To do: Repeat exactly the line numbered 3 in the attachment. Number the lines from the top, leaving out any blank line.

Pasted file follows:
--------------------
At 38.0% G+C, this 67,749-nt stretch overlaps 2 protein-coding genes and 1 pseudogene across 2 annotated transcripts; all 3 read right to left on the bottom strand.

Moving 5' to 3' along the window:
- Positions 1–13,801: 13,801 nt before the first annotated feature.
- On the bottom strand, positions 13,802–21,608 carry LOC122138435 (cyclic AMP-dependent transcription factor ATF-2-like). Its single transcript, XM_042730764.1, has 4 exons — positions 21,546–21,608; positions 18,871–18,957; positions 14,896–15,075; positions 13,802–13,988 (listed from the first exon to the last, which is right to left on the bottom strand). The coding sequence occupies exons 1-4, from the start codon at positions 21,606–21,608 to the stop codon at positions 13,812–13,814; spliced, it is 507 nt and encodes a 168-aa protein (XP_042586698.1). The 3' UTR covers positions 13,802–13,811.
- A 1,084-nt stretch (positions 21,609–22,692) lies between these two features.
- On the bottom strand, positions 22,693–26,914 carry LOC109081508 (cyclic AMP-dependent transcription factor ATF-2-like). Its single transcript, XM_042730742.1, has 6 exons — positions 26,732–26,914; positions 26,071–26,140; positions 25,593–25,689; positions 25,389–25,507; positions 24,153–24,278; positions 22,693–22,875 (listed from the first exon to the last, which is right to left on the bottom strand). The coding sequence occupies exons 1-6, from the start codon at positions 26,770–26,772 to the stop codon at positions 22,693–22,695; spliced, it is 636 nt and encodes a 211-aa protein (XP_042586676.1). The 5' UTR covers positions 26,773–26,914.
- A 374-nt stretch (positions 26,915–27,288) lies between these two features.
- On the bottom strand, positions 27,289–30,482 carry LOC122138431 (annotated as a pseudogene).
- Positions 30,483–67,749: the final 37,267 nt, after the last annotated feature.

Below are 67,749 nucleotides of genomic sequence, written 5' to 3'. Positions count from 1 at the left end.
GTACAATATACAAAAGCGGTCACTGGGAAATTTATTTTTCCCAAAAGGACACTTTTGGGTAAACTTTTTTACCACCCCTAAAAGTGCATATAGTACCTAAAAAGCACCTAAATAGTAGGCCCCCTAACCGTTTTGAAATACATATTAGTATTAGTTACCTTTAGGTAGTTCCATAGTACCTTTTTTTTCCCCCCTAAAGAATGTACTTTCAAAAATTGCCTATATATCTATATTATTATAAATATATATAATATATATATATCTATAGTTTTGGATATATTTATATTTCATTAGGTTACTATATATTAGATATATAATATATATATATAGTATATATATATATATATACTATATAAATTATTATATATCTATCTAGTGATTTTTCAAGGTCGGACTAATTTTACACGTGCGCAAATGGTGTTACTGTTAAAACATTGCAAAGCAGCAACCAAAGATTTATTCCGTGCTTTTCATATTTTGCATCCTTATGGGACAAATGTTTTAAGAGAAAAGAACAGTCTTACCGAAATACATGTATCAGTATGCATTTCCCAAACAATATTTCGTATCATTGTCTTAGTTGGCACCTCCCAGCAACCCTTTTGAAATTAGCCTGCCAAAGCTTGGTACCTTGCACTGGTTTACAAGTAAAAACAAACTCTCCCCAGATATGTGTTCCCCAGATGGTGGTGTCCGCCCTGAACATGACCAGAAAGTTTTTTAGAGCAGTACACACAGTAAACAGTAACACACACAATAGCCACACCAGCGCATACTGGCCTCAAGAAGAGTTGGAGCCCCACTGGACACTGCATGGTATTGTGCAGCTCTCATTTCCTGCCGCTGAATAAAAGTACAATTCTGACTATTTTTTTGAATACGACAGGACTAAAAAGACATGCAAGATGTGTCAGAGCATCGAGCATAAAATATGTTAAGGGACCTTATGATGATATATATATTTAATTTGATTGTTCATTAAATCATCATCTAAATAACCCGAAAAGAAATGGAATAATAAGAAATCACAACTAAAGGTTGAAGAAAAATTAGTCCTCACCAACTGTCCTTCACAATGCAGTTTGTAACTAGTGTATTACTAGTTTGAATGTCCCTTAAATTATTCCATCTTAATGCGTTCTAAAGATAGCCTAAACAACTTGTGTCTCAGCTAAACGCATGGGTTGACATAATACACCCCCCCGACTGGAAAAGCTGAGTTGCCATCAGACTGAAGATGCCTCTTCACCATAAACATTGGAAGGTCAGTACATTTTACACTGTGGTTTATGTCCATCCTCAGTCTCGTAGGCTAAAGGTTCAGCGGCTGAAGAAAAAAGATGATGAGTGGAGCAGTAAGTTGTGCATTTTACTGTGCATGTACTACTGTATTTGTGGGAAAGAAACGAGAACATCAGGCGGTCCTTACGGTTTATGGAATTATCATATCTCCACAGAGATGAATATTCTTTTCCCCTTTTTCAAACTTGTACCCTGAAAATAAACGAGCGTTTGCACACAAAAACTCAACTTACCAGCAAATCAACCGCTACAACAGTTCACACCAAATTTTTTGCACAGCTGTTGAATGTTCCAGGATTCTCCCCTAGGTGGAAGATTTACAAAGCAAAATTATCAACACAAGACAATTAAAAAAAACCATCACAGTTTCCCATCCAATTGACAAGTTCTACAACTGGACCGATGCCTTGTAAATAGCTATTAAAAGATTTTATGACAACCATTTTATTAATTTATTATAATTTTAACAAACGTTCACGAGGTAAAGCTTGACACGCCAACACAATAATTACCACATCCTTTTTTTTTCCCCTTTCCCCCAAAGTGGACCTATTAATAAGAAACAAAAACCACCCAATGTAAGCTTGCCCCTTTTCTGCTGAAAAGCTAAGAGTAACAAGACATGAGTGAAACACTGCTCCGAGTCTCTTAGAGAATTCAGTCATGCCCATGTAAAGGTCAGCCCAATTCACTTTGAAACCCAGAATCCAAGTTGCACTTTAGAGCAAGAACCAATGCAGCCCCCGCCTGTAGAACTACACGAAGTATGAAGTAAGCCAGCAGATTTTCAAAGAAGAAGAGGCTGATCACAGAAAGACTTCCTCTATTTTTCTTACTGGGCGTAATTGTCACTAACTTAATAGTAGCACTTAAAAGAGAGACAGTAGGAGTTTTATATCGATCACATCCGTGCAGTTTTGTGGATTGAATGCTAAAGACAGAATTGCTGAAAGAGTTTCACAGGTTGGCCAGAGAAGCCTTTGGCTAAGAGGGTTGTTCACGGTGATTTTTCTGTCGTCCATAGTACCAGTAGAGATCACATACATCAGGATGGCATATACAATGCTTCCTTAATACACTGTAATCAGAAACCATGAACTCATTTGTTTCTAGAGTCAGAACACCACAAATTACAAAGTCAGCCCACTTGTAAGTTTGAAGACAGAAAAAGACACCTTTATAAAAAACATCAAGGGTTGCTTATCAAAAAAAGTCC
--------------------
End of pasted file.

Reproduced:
- Positions 1–13,801: 13,801 nt before the first annotated feature.